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WEBANNOTATIONS During the lifetime of a typical web application, a number of events take place, such as HTTP requests are

created or destroyed, request or session attributes are added, removed, or modified, and so on and so forth. The Servlet API provides a number of listener interfaces we can implement in order to react to these events. All of these interfaces are in the javax.servlet package. The following table summarizes them: LISTENER INTERFACE
ServletContextListener ServletContextAttributeListener

DESCRIPTION
Contains methods for handling context initialization and destruction events. Contains methods for reacting to any attributes added, removed, or replaced in the servlet context (application scope). Contains methods for handling request initialization and destruction events. Contains methods for reacting to any attributes added, removed, or replaced in the request. Contains methods for handling HTTP session initialization and destruction events Contains methods for reacting to any attributes added, removed, or replaced in the HTTP session.

ServletRequestListener ServletRequestAttributeListener HttpSessionListener HttpSessionAttributeListener

Summary
This chapter covered how to develop, configure, package, and deploy servlets. We also covered how to process HTML form information by accessing the HTTP request object. Additionally, forwarding HTTP requests from one servlet to another was covered, as well as redirecting the HTTP response to a different server. We also discussed how to persist objects in memory across requests by attaching them to the servlet context and the HTTP session. Finally, we covered all the major new features of Servlet 3.0, including configuring web applications via annotations, pluggability through web-fragment.xml, programmatic servlet configuration, and asynchronous processing.

Database Connectivity
Any non-trivial Java EE application will persist data to a relational database. In this chapter, we will cover how to connect to a database and perform CRUD operations (Create, Read, Update, and Delete). There are two Java EE APIs that can be used to interact with a relational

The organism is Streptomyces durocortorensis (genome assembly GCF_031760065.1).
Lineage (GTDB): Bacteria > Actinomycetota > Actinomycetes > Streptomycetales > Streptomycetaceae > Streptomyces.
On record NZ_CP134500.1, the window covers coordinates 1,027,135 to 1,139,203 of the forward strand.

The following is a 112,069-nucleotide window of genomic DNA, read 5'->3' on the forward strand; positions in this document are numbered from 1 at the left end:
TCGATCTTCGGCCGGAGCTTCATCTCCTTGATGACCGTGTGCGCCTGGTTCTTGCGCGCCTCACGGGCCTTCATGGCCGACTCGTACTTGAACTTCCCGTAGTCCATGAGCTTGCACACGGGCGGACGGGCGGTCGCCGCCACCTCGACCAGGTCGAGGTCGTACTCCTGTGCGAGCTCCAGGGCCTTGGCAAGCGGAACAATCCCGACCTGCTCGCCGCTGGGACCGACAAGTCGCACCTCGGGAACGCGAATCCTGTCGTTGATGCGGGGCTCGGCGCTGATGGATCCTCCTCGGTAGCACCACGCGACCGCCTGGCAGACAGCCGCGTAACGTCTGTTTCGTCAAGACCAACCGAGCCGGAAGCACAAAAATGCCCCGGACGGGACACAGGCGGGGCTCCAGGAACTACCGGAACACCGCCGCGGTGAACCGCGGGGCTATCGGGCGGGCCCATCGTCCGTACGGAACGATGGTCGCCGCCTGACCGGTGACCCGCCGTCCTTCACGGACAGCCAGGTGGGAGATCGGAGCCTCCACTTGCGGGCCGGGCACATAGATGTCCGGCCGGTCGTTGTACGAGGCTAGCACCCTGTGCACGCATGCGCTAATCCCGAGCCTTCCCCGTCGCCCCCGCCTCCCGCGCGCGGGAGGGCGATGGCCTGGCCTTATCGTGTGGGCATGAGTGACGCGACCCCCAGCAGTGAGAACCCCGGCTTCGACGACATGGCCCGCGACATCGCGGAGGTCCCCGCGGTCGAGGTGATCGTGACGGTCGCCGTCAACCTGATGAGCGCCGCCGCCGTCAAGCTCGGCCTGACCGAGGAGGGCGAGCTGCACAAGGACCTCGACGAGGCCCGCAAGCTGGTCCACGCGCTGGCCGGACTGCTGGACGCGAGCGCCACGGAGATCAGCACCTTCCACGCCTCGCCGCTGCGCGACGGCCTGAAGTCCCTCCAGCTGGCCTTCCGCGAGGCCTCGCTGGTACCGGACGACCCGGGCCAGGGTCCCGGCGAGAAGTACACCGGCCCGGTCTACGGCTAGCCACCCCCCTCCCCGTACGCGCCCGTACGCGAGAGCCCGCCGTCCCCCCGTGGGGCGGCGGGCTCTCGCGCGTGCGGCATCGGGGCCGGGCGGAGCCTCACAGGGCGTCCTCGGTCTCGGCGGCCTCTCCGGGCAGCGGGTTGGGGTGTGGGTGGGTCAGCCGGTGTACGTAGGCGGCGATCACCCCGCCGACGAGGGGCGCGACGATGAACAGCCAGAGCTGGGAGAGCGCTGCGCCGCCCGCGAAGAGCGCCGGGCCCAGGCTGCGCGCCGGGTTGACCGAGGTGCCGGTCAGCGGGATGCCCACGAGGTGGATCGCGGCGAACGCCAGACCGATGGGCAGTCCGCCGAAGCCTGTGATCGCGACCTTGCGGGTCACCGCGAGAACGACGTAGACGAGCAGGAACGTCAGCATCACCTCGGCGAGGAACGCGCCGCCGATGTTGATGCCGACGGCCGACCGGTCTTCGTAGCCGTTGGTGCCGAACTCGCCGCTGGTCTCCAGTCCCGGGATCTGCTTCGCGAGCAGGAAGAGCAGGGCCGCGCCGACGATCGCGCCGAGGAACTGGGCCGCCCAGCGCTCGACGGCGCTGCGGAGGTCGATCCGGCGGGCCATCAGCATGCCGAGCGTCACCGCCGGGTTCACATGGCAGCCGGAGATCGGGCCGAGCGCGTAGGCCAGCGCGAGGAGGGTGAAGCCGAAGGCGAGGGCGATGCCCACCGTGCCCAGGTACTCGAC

Some of the benefits of prepared statements include: • Prepared statements are compiled into the RDBMS the first time they are executed. The most common way of interacting with a database through JDBC is through the java. insert. update. JPA replaced entity beans in Java EE 5 (of course. The executeQuery() method is used to issue select statements to the database and returns an instance of java. Some of the topics covered in this chapter include: • Retrieving data from a database through JDBC • Inserting data into a database through JDBC • Updating data in a database through JDBC • Deleting data in a database through JDBC • Retrieving data from a database through JPA • Inserting data into a database through JPA • Updating The Java Database Connectivity (JDBC) API is the standard API used for Java applications to interact with a database.database: the Java Database Connectivity (JDBC) API and the Java Persistence API (JPA).PreparedStatement interface.sql. Although JDBC is not part of the Java EE specification.PreparedStatement interface has two methods that are very frequently used to send queries to the database: executeQuery() and executeUpdate(). The Java Persistence API The Java Persistence API (JPA) was introduced to Java EE in version 5 of the specification. it is used very frequently in Java EE applications. The Java EE container knows these classes are entities because they are decorated with the @Entity annotation. In the following sections. update. Like its name implies.ResultSet containing the rows returned from the query.sql.0's Bean Validation support JDBC JDBC allows us to send queries to a database to perform select. and delete statements to the database. for backwards compatibility. . The executeUpdate() method is used to issue insert.sql.0 Criteria API • Automating data validation through JPA 2. therefore increasing performance • Prepared statements are immune to SQL injection attacks • Prepared statements free us from explicitly adding single quotes (') to our SQL statements to handle character values The java. data in a database through JPA • Deleting data in a database through JPA • Building queries programmatically through the JPA 2. and delete operations. It returns an int value corresponding to the number of rows affected by the query. Both these APIs will be discussed in this chapter. entity beans are still supported). Using prepared statements through this interface offers a number of benefits over using standard JDBC statement objects. we illustrate database interaction through these two methods. it is used to persist data to a Relational Database Management System. Java EE Entities are regular Java classes.